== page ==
An Interview with John Mendelsohn

I first came to know Kook Projects from curator Soojung Hyun, who asked me to participate in their inaugural show Kooky Cutters: Redefined Realities. What I find particularly intriguing about this gallery space, besides being new and not in your typical art district, is its discreetness. Founded and directed by Kate Kook and co-founded by its curator, WooJae Chung, Kook Projects stands as one of the more unorthodox spaces in New York City, as it has no street visibility. For their openings, this nicely converted ground floor apartment directs its visitors to enter through an iron-gated service entrance, down a set of stairs, and past the building’s recycling area to an alleyway that leads to a fenced-in courtyard and interior spaces. 

Kook Projects’ current exhibition is a solo show by New York artist John Mendelsohn. In April of 2013 I reviewed one of Mendelsohn’s exhibitions at Sideshow Gallery in Brooklyn. I find this latest presentation to be quite absorbing, as it includes works dating back to the 1970s.

Mendelsohn kindly agreed to answer a few questions; here are the results.

DDL: Knowing you previously, as what I can best describe as an abstract colorist, I was completely surprised by the earlier works included in your exhibition Drawings, Studies and Works on Paper. Let’s start with the peculiar silhouette paintings on board from 1976 and the disquieting "Hospital Drawing 1" and "Hospital Drawing 2" [above] from 1982. These are striking images in their own right -- can you elaborate on the content of these pieces?

JM: These Silhouette Paintings were selected from a larger series. They all share the green and cream palette and they all have a charged, dream-like quality. I am trying to recall my frame of my mind at the time, and I know that I was very interested in how images arise unbidden from the unconscious. The imagery of this work included men and woman, men with dog’s heads, horses, dice, rowboats, and other symbolic forms. The dark green functioned as sky, or water, or space, and the images in cream seem to be glowing presences, silhouettes in light rather than in shadow. It struck me at the time that the series has both a folk art and a cinematic quality, especially when seen in a sequence of related images. There are hints of a narrative, but more distinct for me is a feeling of the mystery of relationships, chance, and finding your way in the world. The Silhouette Paintings were exhibited at Artists Space in New York in 1976.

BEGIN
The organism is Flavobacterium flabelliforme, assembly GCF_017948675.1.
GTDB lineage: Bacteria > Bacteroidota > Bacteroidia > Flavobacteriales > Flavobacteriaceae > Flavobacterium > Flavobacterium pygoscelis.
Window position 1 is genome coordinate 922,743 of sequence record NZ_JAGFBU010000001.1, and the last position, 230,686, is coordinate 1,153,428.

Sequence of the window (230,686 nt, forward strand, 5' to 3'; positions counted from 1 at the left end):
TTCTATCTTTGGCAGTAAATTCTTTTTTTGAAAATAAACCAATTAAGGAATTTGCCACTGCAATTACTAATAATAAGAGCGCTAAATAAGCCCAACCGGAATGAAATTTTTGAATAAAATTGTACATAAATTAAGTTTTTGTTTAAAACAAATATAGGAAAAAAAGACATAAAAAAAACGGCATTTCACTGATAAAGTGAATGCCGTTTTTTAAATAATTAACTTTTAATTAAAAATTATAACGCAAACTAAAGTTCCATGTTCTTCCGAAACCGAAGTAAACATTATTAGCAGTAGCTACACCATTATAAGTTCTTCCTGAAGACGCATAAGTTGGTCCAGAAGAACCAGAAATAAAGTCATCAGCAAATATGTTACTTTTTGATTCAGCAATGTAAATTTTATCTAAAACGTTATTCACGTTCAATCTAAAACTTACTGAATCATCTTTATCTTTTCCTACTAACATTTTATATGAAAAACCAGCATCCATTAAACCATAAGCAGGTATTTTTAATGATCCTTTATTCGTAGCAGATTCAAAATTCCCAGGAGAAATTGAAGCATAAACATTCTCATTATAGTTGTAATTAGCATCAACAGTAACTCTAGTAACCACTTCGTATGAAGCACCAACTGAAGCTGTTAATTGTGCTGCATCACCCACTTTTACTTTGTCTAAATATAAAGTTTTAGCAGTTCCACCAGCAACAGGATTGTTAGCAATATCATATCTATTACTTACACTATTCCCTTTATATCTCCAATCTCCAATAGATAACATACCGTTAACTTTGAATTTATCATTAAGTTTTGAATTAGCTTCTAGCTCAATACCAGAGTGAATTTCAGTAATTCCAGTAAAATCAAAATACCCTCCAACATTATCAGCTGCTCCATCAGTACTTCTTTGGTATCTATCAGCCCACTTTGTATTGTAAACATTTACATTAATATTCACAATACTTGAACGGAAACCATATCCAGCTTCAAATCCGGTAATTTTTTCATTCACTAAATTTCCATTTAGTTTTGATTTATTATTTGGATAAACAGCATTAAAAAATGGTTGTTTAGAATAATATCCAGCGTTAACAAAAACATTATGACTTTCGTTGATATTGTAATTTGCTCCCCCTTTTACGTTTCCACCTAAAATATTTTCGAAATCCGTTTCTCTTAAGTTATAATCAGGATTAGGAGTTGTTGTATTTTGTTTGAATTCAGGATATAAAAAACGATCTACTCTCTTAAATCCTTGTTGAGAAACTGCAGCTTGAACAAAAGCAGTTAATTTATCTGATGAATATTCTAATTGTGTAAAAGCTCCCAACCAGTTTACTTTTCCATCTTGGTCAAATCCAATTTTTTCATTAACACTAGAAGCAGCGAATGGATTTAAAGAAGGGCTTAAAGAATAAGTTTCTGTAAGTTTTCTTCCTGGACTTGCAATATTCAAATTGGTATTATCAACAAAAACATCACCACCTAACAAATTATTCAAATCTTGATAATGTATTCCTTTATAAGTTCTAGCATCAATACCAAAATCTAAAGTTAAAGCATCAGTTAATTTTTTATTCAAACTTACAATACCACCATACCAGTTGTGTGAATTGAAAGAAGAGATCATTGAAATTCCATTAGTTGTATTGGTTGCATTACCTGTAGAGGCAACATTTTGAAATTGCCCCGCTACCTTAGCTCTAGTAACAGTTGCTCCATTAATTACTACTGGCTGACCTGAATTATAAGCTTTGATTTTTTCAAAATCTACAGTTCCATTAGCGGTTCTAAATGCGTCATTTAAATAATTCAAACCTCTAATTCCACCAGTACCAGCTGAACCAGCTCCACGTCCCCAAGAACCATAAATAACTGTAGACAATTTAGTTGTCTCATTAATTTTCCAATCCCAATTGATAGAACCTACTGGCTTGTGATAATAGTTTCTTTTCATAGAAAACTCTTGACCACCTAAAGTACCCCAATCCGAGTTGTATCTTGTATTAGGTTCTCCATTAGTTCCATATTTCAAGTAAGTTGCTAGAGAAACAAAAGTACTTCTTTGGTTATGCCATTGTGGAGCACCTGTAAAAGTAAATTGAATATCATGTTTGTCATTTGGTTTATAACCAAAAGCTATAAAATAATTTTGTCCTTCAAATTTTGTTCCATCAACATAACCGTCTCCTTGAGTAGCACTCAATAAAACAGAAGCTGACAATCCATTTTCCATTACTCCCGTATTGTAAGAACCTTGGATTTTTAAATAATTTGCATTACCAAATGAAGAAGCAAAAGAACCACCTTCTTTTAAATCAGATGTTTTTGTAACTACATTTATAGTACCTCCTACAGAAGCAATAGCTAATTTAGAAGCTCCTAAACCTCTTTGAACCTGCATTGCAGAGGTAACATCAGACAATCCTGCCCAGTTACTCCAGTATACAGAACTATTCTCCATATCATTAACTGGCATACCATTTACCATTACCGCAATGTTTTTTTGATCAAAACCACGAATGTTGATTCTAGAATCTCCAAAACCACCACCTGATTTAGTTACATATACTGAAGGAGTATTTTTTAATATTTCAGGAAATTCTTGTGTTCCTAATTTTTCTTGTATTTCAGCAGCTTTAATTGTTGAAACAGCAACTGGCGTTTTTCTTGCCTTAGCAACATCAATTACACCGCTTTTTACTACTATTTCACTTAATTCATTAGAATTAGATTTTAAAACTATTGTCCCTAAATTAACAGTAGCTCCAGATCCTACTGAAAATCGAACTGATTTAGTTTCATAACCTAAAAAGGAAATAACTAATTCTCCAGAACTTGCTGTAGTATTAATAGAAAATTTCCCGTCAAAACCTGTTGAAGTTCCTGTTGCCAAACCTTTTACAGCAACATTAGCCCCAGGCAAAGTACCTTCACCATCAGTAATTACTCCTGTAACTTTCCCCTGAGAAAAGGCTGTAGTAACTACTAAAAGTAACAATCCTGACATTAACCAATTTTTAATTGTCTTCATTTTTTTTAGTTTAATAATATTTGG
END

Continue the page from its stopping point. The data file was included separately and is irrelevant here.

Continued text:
The Hospital Drawings in the exhibition were also selected from an extended series. This group involves a young man in a hospital bed, alone or accompanied by a nurse. His identity or sense of self keeps shifting, and he emerged from or sinks back into the space around him. At times things seems to become clear and distinct, while at others the light or darkness around him overtakes the scene. The two works in the exhibition, variations on a single image -- the patient and the nurse at his bedside -- show the extreme of these two tendencies. These works overall have a strong psychological aspect to them, in that young man’s interior states of feeling seem to be manifesting themselves in the form of illness and recovery. A group of these works were exhibited at PS1 in 1982.